The Path to Outstanding Silage and Haylage

University Experts Debate the Path to Outstanding Silage and Haylage

 

FREE WEBINAR

This webinar is now available to view ON DEMAND.

To view the webinar on demand complete the registration form. 

Participants in this webinar will receive 1 continuing education credit (CEU) from ARPAS. 

The process of achieving high quality silage begins in the field and is influenced along the way by all subsequent actions in the production process.  Critical factors including genetics selection, growing conditions, harvest-time execution, fermentation, proper storage design, and quantifying results all play a part in delivering a hygienic, nutritional feed source to your cows. Each decision made in the process will influence a dairy operation's bottom line. Creating a trusted partnership among stakeholders involved in each decision step maximizes your control on final forage quality. 
 
Take advantage of the elements you can control in your forage program.  View this free webinar to hear experts talk about what it takes to achieve premium quality silage and haylage. You’ll hear from Dr. Luiz Ferraretto, University of Florida; Dr. Limin Kung, University of Delaware; Dr. David Combs, University of Wisconsin; and Ev Thomas of Oak Point Agronomics. They all presented at Silage Camp 2020 in Gainesville, Florida (home of the University of Florida), and we brought this impressive panel together to help forage growers make the most of this year’s crop.
 
PRESENTERS:
 
 
David Combs
University of Wisconsin-Madison
 
David Combs was raised on a dairy farm in west central Minnesota, earned his Ph.D. in dairy science at the University of Wisconsin-Madison, and is currently a professor in the UW-Madison Department of Dairy Science. His research mainly focuses on forage utilization by dairy cattle. Combs is a past recipient of the J.S. Donald Farm and Industry Short Course Teaching Award. Since 1985, Combs has played an important role in the dairy science department in both research and instruction. Each year, Combs serves as an advisor to between 12 and 25 undergraduate students and teaches several courses from introductory livestock production to the dairy science capstone. Outside of the classroom, Combs has mentored and coached UW-Madison’s Dairy Challenge Team since 2002. 
 
 
Luiz Ferraretto
University of Florida

 
Luiz Ferraretto obtained his B.S. in animal science from the College of Veterinary Medicine and Animal Science at São Paulo State University, Brazil. He earned his M.S. and Ph.D. in dairy science from the University of Wisconsin-Madison. He currently serves as Assistant Professor of Livestock Nutrition, Department of Animal Sciences, University of Florida. Ferraretto’s research program aims basic and applied dairy nutrition with emphasis on carbohydrate utilization by lactating cows, improving forage quality and utilization, use of alternative feed ingredients, use of feed additives, and the development of laboratory and on-farm techniques to improve forage and feed analysis.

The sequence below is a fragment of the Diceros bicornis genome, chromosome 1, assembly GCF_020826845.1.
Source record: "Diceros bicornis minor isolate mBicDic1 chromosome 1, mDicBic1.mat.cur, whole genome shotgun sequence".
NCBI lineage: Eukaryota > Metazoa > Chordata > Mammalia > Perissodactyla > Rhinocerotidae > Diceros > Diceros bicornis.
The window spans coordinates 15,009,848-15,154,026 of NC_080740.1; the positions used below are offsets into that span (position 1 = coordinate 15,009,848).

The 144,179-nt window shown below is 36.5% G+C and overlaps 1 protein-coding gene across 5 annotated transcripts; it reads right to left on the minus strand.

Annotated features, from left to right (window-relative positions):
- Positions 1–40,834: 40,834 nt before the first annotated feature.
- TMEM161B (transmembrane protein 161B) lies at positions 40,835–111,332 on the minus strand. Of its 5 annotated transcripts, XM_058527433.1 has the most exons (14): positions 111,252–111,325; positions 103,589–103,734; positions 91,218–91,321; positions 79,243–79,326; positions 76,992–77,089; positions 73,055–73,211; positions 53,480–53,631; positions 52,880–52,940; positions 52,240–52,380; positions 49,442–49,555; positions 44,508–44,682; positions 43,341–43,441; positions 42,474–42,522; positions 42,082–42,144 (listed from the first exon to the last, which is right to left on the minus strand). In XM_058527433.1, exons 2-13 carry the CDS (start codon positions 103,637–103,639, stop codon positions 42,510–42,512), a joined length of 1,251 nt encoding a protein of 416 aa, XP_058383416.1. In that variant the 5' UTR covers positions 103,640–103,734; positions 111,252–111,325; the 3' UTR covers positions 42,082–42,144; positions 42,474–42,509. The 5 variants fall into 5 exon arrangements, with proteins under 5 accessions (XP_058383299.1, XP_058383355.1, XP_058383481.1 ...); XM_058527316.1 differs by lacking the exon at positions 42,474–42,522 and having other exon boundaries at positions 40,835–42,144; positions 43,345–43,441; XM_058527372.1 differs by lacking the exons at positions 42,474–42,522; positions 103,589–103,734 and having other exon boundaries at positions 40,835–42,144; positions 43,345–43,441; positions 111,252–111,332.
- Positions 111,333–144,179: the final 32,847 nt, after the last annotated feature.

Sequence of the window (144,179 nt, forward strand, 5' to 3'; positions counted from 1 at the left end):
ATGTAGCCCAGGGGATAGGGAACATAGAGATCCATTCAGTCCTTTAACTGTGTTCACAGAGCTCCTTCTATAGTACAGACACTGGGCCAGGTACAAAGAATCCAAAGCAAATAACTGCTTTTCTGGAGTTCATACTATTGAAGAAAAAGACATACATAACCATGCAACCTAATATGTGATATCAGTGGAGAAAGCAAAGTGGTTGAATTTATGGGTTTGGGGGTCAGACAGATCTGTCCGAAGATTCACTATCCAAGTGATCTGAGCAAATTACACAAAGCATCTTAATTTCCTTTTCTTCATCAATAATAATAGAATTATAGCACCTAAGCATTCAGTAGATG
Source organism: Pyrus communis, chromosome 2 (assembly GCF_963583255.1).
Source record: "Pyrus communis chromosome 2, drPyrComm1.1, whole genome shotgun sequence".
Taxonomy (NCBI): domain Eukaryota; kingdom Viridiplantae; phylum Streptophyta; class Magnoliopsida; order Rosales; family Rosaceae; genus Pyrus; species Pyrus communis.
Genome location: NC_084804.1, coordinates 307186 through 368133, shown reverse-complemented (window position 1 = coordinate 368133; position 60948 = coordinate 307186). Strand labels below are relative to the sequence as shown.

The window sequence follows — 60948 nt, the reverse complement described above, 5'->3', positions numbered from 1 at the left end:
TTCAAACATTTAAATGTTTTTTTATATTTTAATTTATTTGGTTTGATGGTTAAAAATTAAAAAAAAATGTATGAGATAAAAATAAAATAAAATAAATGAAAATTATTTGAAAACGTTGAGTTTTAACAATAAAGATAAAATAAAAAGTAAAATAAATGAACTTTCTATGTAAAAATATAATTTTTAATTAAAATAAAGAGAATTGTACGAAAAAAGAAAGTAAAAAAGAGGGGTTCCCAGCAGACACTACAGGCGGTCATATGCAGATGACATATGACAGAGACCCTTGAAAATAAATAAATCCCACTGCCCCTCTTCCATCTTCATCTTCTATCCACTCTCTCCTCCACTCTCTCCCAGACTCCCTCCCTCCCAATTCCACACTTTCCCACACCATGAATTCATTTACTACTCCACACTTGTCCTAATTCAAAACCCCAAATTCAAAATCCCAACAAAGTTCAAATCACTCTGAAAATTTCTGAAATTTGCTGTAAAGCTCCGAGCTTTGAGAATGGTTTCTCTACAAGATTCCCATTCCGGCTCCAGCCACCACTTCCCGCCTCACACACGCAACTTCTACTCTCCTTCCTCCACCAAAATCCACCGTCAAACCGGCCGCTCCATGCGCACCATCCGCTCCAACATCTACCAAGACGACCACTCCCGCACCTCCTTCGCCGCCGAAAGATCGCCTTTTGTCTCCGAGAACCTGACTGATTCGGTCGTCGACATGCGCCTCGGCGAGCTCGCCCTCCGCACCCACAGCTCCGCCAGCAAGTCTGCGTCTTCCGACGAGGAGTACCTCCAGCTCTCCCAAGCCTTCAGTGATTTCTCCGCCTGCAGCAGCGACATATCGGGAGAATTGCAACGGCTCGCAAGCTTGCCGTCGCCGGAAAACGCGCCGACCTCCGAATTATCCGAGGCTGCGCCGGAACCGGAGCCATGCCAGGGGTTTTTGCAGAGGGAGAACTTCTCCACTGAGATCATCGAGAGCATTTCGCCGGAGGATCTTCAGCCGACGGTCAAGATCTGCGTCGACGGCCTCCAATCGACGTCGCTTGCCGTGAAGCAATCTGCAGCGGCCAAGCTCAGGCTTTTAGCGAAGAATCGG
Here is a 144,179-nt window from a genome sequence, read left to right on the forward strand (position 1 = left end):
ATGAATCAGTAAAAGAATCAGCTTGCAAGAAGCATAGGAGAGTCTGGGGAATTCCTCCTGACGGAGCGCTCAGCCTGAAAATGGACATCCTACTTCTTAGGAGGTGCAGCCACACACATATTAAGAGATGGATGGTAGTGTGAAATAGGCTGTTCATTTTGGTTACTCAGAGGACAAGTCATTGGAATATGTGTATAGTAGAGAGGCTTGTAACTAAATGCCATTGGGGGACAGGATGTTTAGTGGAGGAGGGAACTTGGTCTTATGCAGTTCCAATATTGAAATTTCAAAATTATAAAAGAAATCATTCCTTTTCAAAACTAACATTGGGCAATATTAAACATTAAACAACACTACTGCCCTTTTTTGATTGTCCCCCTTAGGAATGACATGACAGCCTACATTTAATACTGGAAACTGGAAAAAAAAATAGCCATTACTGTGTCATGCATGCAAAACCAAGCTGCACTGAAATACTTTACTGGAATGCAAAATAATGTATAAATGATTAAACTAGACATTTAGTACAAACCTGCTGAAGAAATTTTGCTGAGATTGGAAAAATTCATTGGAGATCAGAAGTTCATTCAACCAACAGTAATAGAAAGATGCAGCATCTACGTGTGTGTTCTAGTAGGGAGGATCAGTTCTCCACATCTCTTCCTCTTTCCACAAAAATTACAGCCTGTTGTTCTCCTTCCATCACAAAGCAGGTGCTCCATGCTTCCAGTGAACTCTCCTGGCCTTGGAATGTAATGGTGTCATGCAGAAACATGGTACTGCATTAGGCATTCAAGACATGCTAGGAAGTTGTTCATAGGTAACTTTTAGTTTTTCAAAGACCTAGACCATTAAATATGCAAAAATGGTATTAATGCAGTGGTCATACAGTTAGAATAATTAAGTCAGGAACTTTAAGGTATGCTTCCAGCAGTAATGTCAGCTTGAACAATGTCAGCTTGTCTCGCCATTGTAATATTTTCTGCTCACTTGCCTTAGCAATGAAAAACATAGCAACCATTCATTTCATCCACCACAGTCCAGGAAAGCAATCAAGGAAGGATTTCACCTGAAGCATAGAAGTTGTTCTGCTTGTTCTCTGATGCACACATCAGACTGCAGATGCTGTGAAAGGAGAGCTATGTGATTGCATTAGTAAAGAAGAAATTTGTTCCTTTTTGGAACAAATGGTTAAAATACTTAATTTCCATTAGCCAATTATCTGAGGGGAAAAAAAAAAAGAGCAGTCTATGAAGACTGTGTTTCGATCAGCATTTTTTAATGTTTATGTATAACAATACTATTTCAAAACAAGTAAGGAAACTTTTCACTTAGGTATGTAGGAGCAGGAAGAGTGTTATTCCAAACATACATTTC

Limin Kung, Jr.
University of Delaware

Limin Kung, Jr. is a native of Honolulu, Hawaii, where he obtained his B.S. and M.S. degrees in animal science. He completed his Ph.D. in dairy science at Michigan State University and is currently the S. Hallock du Pont Professor of Animal Sciences (endowed professorship) in the Department of Animal and Food Sciences, University of Delaware. Kung’s research has centered on ways to improve the productive efficiency of lactating dairy cows through a better understanding of fermentation processes that occur in silage and in the rumen of cows. His silage program has been recognized in the U.S. and internationally and he is a sought-after speaker at dairy meetings throughout the world.

 

Ev Thomas
Oak Point Agronomics

Ev Thomas has worked as an agronomist in northern New York state for 42 years, first with Cornell University Cooperative Extension, then with the William H. Miner Agricultural Research Institute in Chazy, New York, including managing its 680-acre crop operation. He’s now semi-retired but still works part-time for Miner Institute, including writing/editing its Farm Report newsletter. He has a long-running column in Farming magazine and has had over 100 articles published in Hoard’s Dairyman. Ev’s ongoing speaking and consulting activities have taken him to Europe, Asia, Australia, New Zealand, Mexico, and throughout North America.

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